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  • Writer's pictureAleksey Krylov

Finance Cybersecurity: How a Fractional CFO Can Save Your Startup $900,000?

Updated: Oct 20, 2023

Finance Cybersecurity, Aleksey Krylov
Finance Cybersecurity

Post by Aleksey Krylov Photo by FLY:D on Unsplash

When it comes to finance cyber security, even minor breaches in a startup infrastructure can lead to dramatic consequences, ranging from actual dollars stolen to disrupted operations and reputational damage. As such, having an experienced CFO at the helm – even in a fractional capacity – can lead to significant savings in actual and opportunity costs. This is another reason fractional CFOs are popular in select industries.

Here are some salient finance cyber security concerns that a CFO can help a startup navigate:

Financial Cybersecurity Fraud

Experienced CFOs are vigilant about financial cybersecurity fraud, such as invoice scams or fraudulent wire transfers. These attacks are painful for a startup because the impact is immediate as the organization experiences a loss of cash. A recent example from my experience involved a wire transfer to an international service provider. My client’s email was compromised, and an intruder impersonating a wire-approving officer of the organization sent a note to the bank requesting a last-minute change in the wire instructions. Because the dollar amount was high – approximately $900,000 – the bank called me, the CFO of the organization. I stopped the wire and launched an investigation. We ascertained that the organization’s email was breached several days prior, and the approving officer never requested the wire instructions change. As a result, the finance team effected an immediate change in passwords organization-wide and implemented a 2-step authentication procedure for all systems.

Several months earlier, as a part of my CFO’s scope of responsibilities, I rolled out an authority to conduct business matrix, which, among other things, established protocols for approving and processing large wire transfers. Had this protocol was not in place, the bank would have adjusted the wire instructions and released the payment. And the company would be $900,000 poorer.

Data Breaches

Data breaches involving unauthorized individuals gaining access to sensitive information can have severe financial implications. The consequences may range from legal and regulatory penalties to loss of customer trust to costs associated with incident response, remediation, and notification. Depending on the industry, some ramifications are more applicable than others. For example, for a biotech a data breach may lead to a loss of secrecy in the DNA code or chemical composition of its proprietary product, and compromised intellectual property. For health services organizations dealing with patients, data breaches may lead to HIPAA violations and cause severe penalties from regulators. I expect the experienced CFO to work to isolate the most sensitive data repositories, including disconnecting such databases from the internet and limiting access to such information to only a handful of authorized individuals. I also expect CFOs to develop a plan to deal with contingencies, including cyber insurance, to mitigate the breach.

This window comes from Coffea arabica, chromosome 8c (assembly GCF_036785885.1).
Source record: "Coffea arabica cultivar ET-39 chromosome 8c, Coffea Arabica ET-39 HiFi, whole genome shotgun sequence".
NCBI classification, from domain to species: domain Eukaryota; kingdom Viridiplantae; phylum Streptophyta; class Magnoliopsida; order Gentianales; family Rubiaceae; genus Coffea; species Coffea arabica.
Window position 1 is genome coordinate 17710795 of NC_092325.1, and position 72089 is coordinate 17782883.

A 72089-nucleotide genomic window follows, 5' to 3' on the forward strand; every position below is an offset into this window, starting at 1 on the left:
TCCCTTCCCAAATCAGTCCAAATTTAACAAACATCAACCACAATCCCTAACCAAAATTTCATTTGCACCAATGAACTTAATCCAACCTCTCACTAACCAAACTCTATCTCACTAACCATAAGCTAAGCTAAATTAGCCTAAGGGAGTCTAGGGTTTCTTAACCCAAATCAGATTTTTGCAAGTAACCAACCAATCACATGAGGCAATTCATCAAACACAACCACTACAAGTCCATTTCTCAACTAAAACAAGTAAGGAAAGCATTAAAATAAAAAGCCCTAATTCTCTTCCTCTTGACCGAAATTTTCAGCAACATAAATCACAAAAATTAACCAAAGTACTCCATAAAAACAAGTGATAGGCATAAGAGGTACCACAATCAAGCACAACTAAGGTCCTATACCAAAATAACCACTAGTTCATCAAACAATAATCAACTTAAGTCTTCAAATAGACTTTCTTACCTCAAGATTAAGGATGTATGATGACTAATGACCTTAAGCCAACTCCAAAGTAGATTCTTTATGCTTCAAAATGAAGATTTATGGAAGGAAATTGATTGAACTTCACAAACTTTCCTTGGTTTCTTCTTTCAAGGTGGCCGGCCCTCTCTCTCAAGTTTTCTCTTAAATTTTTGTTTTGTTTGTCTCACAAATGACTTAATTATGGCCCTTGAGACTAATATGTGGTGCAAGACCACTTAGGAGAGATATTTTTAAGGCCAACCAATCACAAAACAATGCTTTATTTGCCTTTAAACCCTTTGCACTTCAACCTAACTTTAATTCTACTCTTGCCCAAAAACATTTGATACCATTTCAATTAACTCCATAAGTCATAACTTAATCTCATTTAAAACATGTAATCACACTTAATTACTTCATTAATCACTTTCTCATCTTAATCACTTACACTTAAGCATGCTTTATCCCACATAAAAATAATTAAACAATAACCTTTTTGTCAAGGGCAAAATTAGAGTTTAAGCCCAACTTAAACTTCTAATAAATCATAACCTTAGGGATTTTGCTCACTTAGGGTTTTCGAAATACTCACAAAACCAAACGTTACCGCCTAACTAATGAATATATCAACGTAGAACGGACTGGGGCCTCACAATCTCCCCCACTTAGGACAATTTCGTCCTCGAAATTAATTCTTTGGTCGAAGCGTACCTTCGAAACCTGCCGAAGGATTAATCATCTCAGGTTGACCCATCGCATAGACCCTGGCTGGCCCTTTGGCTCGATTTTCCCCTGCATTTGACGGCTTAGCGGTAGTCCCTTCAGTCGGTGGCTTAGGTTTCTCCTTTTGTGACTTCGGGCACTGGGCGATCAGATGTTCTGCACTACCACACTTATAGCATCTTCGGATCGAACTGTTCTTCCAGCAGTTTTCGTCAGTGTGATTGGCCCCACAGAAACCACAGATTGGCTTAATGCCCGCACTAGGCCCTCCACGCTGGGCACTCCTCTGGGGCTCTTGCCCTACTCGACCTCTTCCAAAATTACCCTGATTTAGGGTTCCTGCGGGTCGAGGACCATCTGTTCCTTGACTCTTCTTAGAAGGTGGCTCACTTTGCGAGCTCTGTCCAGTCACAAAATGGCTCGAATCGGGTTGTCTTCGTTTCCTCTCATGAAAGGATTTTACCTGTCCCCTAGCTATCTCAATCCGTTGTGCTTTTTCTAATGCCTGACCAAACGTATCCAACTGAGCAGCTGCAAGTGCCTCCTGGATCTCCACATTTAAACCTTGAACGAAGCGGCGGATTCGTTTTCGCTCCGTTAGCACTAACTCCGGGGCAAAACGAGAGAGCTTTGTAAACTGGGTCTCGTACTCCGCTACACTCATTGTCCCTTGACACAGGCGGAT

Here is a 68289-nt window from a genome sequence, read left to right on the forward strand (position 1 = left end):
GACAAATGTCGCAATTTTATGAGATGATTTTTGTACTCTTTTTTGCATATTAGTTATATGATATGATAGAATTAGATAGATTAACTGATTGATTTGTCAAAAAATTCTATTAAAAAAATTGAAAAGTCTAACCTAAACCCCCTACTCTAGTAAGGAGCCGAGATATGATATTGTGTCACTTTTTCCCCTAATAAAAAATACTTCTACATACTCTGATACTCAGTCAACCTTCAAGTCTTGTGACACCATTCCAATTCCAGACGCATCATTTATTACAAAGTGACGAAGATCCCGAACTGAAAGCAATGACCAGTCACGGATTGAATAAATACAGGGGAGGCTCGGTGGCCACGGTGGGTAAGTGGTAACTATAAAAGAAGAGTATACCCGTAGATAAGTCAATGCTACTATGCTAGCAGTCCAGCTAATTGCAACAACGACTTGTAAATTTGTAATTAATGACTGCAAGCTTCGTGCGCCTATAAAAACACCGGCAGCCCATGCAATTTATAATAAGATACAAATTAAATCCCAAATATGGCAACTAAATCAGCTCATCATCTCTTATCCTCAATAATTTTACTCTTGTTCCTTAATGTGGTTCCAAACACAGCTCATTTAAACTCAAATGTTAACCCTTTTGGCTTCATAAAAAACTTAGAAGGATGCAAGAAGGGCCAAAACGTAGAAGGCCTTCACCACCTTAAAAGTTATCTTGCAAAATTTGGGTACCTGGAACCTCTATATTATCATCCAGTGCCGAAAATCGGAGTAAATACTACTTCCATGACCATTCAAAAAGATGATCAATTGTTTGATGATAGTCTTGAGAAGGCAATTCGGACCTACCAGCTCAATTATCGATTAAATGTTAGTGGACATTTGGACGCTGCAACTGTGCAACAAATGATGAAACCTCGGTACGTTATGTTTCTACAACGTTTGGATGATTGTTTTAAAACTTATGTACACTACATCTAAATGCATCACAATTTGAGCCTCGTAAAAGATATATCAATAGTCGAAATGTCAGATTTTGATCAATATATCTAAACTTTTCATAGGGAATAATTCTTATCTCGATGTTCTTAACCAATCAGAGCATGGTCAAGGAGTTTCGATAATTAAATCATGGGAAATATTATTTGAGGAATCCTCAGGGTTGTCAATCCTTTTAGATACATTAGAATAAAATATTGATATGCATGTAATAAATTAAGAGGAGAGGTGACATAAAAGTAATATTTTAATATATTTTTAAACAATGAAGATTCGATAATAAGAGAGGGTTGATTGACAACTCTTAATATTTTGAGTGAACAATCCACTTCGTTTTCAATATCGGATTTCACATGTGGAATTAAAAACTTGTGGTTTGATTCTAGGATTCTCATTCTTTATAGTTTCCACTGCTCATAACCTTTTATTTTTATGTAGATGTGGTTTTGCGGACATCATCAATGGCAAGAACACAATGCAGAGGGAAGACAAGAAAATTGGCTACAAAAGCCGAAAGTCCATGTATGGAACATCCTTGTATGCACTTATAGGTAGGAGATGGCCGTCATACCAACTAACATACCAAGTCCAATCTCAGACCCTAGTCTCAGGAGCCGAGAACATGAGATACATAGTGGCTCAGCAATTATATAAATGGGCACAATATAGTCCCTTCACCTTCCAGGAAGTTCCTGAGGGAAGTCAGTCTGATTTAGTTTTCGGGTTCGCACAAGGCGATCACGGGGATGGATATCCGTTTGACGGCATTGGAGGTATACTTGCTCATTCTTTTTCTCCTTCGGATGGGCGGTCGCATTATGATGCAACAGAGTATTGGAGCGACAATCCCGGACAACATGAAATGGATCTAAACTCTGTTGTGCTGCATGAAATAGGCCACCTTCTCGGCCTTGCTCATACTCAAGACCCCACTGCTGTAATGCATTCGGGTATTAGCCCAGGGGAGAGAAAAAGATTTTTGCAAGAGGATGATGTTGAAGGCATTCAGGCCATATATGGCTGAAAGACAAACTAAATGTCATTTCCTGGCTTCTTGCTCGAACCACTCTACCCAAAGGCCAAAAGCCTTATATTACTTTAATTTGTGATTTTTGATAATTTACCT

Business Continuity

Cyber attacks can disrupt business operations, leading to financial losses and potential reputational damage. In a startup, it is common for IT teams to report to the finance vertical as its lead serves as CAFO or chief administrative and financial/operating officer. I believe a CFO should work closely with IT internal teams and external experts to develop and test business continuity and disaster recovery plan to minimize the financial impact of such incidents.

Employee Awareness and Training

In my experience, humans are the weakest link in the cybersecurity armor for any startup. As a CFO, I am sensitive to cyber security awareness and drive training programs for employees and consultants. For the startup that came close to losing $900,000, as an outcome of that incident, I recruited a training consulting firm that conducted seminars for all employees to educate staff about phishing attacks, password security, and other cyber threats. In addition to other measures (e.g., email spam filters, anti-virus programs, or pop-up/URL blockers organization-wide), we recruited a firm to conduct fake attacks on the company to test for weaknesses. Employees would be subjected to emails or pop-ups that could compromise operations, and those who failed would be to conduct a training refresher again. I believe this proactive finance cyber security measure can significantly reduce the risk of successful cyber attacks.

Board-level Reporting

Finance cybersecurity is a Board-level governance matter. That is why it needs to be within the responsibilities scope of a “chief” (i.e., the most senior) executive versus a mid-level startup employee. A CFO is well suited to report to the Board of Directors regarding the risks to the organization’s financial health. Finance cybersecurity falls within such risks. It is essential to include cyber security metrics and mitigation strategies in the KPI reports to keep the Board informed about the impact of such threats.

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